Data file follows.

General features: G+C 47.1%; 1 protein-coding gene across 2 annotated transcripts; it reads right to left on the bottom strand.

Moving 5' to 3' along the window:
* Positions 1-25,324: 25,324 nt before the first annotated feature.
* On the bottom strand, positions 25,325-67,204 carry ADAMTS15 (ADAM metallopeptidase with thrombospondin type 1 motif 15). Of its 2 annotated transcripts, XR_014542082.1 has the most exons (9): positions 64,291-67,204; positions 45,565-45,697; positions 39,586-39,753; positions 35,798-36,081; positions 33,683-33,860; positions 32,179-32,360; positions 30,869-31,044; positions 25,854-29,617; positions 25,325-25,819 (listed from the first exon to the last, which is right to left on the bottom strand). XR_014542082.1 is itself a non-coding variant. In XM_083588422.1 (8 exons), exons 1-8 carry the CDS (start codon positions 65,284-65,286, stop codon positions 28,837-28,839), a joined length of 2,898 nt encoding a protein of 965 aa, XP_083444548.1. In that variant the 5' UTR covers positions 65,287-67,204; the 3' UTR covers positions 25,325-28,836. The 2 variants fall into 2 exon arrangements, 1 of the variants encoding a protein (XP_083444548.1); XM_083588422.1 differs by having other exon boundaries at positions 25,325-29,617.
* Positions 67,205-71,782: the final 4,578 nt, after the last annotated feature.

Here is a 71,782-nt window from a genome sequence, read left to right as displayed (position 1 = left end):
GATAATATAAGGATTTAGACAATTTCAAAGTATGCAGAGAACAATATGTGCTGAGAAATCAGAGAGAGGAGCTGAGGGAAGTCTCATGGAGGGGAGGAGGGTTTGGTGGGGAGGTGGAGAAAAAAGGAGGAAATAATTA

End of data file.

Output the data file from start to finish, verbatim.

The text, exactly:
General features: G+C 47.1%; 1 protein-coding gene across 2 annotated transcripts; it reads right to left on the bottom strand.

Moving 5' to 3' along the window:
* Positions 1-25,324: 25,324 nt before the first annotated feature.
* On the bottom strand, positions 25,325-67,204 carry ADAMTS15 (ADAM metallopeptidase with thrombospondin type 1 motif 15). Of its 2 annotated transcripts, XR_014542082.1 has the most exons (9): positions 64,291-67,204; positions 45,565-45,697; positions 39,586-39,753; positions 35,798-36,081; positions 33,683-33,860; positions 32,179-32,360; positions 30,869-31,044; positions 25,854-29,617; positions 25,325-25,819 (listed from the first exon to the last, which is right to left on the bottom strand). XR_014542082.1 is itself a non-coding variant. In XM_083588422.1 (8 exons), exons 1-8 carry the CDS (start codon positions 65,284-65,286, stop codon positions 28,837-28,839), a joined length of 2,898 nt encoding a protein of 965 aa, XP_083444548.1. In that variant the 5' UTR covers positions 65,287-67,204; the 3' UTR covers positions 25,325-28,836. The 2 variants fall into 2 exon arrangements, 1 of the variants encoding a protein (XP_083444548.1); XM_083588422.1 differs by having other exon boundaries at positions 25,325-29,617.
* Positions 67,205-71,782: the final 4,578 nt, after the last annotated feature.

Here is a 71,782-nt window from a genome sequence, read left to right as displayed (position 1 = left end):
GATAATATAAGGATTTAGACAATTTCAAAGTATGCAGAGAACAATATGTGCTGAGAAATCAGAGAGAGGAGCTGAGGGAAGTCTCATGGAGGGGAGGAGGGTTTGGTGGGGAGGTGGAGAAAAAAGGAGGAAATAATTA